American Support of the Iran-Iraq War: A Pyrrhic Victory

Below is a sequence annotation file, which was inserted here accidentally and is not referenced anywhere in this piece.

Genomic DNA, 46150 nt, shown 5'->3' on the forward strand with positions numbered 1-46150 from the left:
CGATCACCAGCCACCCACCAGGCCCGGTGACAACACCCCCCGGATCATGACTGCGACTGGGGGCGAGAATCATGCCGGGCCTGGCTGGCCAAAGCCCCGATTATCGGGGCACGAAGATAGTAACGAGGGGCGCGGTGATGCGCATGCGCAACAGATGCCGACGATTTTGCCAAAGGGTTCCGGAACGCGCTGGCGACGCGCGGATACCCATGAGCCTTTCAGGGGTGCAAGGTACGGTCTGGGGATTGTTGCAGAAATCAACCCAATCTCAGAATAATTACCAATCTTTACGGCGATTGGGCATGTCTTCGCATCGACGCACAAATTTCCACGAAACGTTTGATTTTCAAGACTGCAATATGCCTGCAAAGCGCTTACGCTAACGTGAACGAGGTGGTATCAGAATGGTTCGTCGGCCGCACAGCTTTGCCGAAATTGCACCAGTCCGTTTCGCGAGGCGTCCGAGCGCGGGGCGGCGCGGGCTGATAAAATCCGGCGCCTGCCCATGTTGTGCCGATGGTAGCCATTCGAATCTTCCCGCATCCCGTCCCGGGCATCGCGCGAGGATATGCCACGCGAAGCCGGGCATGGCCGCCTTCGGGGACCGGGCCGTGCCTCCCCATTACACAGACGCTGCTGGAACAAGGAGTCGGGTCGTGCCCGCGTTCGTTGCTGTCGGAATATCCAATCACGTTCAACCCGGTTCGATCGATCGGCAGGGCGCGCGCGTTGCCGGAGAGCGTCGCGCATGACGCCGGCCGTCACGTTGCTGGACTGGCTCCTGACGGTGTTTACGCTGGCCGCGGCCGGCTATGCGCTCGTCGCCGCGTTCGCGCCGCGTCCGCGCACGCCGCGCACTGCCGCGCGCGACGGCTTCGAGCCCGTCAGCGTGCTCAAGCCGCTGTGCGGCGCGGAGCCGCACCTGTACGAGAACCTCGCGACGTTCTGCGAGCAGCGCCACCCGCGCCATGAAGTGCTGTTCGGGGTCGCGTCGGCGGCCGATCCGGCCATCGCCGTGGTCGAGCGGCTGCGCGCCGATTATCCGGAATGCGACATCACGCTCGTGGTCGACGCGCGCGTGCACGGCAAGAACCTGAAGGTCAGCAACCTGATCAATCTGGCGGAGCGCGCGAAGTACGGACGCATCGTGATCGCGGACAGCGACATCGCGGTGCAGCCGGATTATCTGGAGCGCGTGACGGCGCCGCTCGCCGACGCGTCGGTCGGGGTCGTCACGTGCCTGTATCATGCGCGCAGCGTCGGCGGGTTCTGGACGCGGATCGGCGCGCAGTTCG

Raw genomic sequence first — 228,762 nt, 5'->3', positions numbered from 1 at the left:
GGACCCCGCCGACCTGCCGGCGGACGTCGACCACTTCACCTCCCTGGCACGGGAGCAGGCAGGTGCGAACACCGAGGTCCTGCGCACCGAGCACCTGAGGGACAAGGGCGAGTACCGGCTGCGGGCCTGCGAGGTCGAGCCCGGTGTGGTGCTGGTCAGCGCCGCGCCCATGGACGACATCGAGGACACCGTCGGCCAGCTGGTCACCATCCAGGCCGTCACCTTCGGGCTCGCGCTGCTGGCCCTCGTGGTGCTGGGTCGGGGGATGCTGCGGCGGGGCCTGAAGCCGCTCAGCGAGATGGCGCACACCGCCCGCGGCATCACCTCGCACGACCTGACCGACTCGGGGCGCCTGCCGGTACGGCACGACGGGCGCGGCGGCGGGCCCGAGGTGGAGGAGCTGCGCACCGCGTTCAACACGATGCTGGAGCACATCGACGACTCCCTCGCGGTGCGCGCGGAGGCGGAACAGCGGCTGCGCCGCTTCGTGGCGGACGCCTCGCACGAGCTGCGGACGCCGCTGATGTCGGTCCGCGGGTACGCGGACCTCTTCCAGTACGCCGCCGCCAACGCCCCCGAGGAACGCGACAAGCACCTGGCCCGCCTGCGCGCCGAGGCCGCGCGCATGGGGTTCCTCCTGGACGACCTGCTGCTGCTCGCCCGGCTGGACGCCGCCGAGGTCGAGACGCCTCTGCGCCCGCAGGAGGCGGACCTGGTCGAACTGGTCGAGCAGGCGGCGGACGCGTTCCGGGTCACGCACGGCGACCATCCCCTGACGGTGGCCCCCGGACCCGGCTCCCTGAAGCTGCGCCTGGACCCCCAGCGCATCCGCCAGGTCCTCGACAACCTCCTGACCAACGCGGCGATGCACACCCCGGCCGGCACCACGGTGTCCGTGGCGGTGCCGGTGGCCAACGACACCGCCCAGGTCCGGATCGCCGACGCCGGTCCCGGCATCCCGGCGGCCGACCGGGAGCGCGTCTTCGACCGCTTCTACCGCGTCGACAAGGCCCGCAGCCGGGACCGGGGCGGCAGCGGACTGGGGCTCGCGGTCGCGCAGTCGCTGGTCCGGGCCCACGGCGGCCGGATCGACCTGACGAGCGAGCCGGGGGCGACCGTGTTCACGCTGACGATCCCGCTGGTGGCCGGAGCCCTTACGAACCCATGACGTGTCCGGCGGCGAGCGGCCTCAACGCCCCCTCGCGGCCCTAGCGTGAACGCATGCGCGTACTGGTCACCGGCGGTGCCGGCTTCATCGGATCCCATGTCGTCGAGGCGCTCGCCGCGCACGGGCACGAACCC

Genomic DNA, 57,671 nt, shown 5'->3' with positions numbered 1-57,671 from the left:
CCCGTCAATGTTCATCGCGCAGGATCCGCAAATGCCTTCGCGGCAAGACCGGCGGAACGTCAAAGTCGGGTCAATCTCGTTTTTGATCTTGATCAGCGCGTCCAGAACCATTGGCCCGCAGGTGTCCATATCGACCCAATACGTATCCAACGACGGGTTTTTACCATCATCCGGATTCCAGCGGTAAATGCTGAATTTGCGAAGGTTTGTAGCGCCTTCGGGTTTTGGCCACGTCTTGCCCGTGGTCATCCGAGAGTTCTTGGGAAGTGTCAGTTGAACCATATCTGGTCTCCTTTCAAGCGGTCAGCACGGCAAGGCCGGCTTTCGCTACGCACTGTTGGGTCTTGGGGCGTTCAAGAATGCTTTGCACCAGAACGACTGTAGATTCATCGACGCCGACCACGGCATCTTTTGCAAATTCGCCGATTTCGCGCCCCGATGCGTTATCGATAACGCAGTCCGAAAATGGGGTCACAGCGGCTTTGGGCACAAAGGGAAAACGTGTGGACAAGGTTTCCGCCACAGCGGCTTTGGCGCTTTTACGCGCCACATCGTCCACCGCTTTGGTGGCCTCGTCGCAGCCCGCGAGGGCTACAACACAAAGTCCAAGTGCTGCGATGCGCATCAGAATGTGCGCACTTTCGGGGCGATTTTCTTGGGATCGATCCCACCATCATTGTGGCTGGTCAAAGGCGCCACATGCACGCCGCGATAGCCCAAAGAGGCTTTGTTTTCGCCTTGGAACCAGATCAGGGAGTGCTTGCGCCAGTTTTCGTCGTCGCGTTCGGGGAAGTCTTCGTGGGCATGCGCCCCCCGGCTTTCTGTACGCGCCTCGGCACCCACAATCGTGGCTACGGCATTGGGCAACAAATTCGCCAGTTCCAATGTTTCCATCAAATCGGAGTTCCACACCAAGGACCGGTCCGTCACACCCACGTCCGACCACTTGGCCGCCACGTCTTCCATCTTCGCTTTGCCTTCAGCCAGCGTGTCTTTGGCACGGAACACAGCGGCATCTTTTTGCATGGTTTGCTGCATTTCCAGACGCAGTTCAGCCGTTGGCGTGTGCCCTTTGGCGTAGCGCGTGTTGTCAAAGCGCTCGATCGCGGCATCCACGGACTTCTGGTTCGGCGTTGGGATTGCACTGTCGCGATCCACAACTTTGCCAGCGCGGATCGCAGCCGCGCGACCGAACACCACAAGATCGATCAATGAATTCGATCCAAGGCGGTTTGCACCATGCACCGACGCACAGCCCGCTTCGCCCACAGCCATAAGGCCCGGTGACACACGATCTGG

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The Iran-Iraq War lasted from 22 September 1980 until 20 July 1988, cost over $1 trillion, and resulted in anywhere from five hundred thousand to one million deaths. This conflict caused irreparable damage to both countries and the aftershocks are still felt today. But this devastating war is often overlooked; overshadowed by the 1991 Gulf War and the collapse of the Soviet Union. Nevertheless this war is worth reexamining. This paper seeks to answer how heavily the United States supported both parties of the war, and whether its’ long-term goals were achieved. Evidence suggests that while America publicly touted a neutral stance, it instead very clearly tilted to each country throughout the conflict. Furthermore, given over twenty years of distance and perspective, the United States’ intended strategic outcomes in tampering with the war were never realized. If anything American involvement catalyzed long-term repercussions that are still grappled with today. A careful examination will support the above reasoning and draw out a cautionary lesson for future American foreign policy.